Father Charles Edward Coughlin, a Roman Catholic Priest from Royal Oak, Michigan, hosted a popular radio program, The Golden Hour of the Little Flower, during the Great Depression. When Coughlin started his program in 1926, his broadcasts were limited to the kinds of religious and moral issues one would expect from a clergyman. When the United States entered the Great Depression, Coughlin's show began to focus more time on social, economic, and political problems. While Coughlin considered himself to be a champion of working men who were being exploited by corporate interests, he had no sympathy for Jews, even though many of them suffered the same plight as their Gentile counterparts. Coughlin received over 80,000 letters a week at the height of his fame.
Modern photograph of the National Shrine of the Little Flower, which was Fr. Coughlin's parish during the time he resided in Detriot. Its construction was funded by Coughlin's radio activities.
Coughlin was a radical reformer, who believed that drastic steps were necessary to bring America out of the Great Depression. Although he was initially a supporter of Franklin Delano Roosevelt, Coughlin eventually denounced the president for not pursuing more radical economic and monetary policies. To exert more influence in politics, Coughlin started a political party (Union for Social Justice) and a fascist organization known as The Christian Front, which was based on Benito Mussolini's Italian Fascist Party.
Coughlin despised capitalism and communism, and believed that Jews were responsible for both as part of a global conspiracy. Consequently, Coughlin devoted a considerable amount of time on his program denouncing the evils wrought by these systems and those whom he perceived to be behind them. Like Charles Lindbergh, Coughlin argued that Jews had too much influence on American society and believed that they were trying to pull the United States into a needless conflict. Although Coughlin's rhetoric was becoming embarassing for the Catholic Church, the only person who could silence him was his immediate superior, the bishop of Detriot, Michael Gallager. However, because Gallager was in agreement with Coughlin's political views, nothing was done.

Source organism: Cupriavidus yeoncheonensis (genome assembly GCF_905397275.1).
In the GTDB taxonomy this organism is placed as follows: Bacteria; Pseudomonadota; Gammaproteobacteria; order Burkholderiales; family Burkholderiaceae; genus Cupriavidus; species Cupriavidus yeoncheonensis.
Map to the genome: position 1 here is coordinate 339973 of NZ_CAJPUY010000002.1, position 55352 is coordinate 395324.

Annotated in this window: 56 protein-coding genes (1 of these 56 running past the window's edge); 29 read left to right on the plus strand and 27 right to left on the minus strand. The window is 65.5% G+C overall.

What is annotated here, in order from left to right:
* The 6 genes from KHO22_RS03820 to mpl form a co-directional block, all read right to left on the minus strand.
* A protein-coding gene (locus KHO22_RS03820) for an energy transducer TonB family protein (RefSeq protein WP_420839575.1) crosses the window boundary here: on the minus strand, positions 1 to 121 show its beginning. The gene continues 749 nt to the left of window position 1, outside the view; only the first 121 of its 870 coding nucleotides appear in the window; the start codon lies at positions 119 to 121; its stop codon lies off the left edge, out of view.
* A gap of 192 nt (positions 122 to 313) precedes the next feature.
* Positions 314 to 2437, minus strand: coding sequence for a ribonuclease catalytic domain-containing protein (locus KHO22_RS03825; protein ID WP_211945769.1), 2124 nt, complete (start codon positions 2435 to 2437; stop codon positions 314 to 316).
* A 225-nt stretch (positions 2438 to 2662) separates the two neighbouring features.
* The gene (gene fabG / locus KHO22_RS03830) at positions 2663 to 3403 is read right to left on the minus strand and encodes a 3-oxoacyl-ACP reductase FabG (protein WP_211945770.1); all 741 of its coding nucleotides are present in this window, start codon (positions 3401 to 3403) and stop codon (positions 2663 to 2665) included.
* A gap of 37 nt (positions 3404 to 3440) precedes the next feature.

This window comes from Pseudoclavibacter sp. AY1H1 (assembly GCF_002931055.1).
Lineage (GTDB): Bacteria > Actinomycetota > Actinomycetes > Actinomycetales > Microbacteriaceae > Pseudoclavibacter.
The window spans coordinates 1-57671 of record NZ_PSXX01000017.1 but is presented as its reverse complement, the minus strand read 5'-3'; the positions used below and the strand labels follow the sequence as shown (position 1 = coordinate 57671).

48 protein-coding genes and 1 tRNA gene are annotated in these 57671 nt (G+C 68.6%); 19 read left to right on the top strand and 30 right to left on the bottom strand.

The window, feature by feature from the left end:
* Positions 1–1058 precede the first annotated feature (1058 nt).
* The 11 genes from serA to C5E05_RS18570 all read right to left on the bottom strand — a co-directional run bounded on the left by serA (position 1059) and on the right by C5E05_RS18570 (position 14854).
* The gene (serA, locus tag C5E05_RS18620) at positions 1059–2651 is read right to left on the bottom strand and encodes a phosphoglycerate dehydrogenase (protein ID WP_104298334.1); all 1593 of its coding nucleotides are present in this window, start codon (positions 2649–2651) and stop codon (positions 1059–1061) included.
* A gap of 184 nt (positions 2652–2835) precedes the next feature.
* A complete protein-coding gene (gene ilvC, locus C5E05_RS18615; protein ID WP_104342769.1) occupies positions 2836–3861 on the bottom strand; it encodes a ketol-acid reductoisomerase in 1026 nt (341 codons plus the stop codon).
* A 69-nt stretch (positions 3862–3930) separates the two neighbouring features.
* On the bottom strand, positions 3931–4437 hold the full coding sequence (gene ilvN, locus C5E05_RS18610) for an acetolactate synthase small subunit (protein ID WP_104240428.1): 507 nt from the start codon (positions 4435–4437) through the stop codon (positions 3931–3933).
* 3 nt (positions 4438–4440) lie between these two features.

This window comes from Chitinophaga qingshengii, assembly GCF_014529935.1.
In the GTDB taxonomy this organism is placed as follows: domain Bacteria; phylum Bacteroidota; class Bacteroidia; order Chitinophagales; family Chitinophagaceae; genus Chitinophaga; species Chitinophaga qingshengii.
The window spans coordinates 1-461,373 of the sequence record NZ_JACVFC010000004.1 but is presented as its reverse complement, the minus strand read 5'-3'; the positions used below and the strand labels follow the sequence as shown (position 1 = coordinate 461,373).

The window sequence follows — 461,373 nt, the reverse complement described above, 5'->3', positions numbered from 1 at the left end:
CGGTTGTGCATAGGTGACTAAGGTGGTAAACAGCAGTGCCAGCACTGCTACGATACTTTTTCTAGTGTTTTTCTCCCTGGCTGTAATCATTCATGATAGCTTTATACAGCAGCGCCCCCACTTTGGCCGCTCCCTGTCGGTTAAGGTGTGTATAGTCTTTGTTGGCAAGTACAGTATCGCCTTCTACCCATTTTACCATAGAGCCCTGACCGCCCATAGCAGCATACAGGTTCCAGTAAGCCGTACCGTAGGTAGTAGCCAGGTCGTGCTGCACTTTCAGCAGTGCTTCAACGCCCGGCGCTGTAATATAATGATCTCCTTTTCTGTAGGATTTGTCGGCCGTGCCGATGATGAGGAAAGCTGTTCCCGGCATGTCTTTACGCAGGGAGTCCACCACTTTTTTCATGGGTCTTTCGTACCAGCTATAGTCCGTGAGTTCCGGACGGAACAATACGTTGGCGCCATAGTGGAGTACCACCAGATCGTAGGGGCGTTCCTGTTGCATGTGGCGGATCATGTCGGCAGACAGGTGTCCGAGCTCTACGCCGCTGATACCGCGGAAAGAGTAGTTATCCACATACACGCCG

Coughlin's demagoguery reached new heights in 1936 when he expressed sympathy for the fascist and racist policies of Hitler and Mussolini as an antidote to communism. Over the next two years his speeches became increasingly antisemitic. On November 20, 1938, two weeks after Kristallnacht, Coughlin blamed the Jewish victims, saying that “Jewish persecution only followed after Christians first were persecuted.” About a month later, two thousand of Coughlin’s followers marched in New York protesting potential asylum law changes that would allow more Jews to enter the country, chanting, “Send Jews back where they came from in leaky boats!” and “Wait until Hitler comes over here!” He also serialized the Protocols of the Elders of Zion in his magazine Social Justice, citing it as proof of a Jewish conspiracy.
By the time the United States entered World War II, Coughlin's assertions were getting him in trouble with the federal authorities and his superiors in the Catholic Church. By 1942, Coughlin's open sympathies with the Axis powers led to the suspension of his privileges to use the United States mail to send copies of his magazine, because it was feared that he was disseminating seditious materials. Shortly thereafter, the new bishop of Lansing, who was not sympathetic to Coughlin's views, ordered him to return to his duties as a parish priest.
United States Holocaust Memorial Museum. "Charles E. Coughlin." Holocaust Encyclopedia. http://www.ushmm.org/wlc/en/index.php?ModuleId=10005143 (accessed July 9, 2008).
Social Security Online. "Social Security Online History Pages: Father Charles E. Coughlin." Social Security Online. http://www.ssa.gov/history/cough.html (accessed July 9, 2008).